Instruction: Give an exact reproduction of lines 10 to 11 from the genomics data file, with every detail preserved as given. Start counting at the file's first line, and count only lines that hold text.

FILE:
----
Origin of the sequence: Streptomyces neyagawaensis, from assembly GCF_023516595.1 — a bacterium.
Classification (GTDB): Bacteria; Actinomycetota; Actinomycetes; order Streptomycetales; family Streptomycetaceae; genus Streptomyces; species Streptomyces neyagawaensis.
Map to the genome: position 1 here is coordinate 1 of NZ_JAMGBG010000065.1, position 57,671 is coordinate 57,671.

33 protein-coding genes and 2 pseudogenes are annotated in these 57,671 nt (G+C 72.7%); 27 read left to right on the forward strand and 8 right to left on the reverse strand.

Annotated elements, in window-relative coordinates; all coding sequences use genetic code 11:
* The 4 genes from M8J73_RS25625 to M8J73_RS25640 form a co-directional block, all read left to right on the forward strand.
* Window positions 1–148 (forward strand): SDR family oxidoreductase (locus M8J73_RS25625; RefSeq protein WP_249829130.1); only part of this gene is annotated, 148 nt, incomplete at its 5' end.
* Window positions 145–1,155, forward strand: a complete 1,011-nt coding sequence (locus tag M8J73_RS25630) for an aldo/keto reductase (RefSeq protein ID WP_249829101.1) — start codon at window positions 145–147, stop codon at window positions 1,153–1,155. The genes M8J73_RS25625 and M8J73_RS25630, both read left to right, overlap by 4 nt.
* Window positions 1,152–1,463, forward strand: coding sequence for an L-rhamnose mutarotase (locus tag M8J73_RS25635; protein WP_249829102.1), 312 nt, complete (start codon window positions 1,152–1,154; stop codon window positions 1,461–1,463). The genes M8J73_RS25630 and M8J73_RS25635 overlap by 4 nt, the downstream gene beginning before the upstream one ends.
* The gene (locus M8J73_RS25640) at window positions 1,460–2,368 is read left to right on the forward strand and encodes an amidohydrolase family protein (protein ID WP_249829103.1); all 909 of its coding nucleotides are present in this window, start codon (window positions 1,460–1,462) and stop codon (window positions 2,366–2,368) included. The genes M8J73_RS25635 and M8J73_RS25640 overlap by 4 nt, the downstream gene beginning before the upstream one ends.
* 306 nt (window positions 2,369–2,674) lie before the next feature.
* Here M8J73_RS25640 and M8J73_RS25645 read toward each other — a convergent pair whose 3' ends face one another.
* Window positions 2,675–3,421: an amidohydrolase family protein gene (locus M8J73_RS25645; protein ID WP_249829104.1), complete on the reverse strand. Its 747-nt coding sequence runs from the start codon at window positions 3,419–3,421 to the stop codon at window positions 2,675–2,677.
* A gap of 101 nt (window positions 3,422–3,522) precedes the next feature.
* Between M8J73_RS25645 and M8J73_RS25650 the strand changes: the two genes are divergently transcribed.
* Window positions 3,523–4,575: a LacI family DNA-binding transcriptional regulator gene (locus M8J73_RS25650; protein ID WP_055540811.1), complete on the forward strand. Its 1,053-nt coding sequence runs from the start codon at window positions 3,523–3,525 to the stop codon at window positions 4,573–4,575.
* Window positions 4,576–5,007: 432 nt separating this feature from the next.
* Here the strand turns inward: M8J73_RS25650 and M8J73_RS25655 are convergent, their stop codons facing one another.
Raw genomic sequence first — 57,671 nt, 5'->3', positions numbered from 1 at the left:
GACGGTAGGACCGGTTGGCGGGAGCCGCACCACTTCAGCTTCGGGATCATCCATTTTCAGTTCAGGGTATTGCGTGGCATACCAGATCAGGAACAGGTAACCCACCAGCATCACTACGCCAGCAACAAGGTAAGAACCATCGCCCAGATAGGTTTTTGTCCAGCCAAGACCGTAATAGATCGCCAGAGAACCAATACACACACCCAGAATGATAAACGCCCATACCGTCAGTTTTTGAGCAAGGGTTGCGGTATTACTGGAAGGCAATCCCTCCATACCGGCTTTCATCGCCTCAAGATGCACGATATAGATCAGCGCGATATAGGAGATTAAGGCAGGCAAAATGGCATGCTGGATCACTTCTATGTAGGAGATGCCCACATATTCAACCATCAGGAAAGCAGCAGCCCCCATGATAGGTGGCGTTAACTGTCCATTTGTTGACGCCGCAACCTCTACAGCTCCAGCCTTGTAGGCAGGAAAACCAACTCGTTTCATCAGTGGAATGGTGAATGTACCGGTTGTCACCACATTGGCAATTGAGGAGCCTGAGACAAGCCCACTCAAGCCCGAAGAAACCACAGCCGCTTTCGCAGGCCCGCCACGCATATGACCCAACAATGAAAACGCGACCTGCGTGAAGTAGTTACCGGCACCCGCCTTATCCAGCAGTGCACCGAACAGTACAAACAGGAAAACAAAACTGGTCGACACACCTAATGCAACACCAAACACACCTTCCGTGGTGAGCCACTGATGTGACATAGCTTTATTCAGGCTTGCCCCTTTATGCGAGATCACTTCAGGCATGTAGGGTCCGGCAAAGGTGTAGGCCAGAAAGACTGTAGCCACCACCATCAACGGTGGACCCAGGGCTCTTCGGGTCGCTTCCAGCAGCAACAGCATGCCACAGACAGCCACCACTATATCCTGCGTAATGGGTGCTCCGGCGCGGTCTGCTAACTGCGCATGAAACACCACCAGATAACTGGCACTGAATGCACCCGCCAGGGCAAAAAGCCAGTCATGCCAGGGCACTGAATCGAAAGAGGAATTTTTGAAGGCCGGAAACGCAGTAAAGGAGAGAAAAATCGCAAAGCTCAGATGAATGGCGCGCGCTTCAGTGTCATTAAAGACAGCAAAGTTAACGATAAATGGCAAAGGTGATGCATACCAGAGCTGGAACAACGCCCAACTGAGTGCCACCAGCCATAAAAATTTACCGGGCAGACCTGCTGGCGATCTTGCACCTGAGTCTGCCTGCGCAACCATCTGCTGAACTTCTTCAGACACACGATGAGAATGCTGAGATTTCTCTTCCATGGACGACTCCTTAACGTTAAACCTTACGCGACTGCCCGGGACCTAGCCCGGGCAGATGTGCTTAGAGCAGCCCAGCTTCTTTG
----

* The gene (locus M8J73_RS25640) at window positions 1,460–2,368 is read left to right on the forward strand and encodes an amidohydrolase family protein (protein ID WP_249829103.1); all 909 of its coding nucleotides are present in this window, start codon (window positions 1,460–1,462) and stop codon (window positions 2,366–2,368) included. The genes M8J73_RS25635 and M8J73_RS25640 overlap by 4 nt, the downstream gene beginning before the upstream one ends.
* 306 nt (window positions 2,369–2,674) lie before the next feature.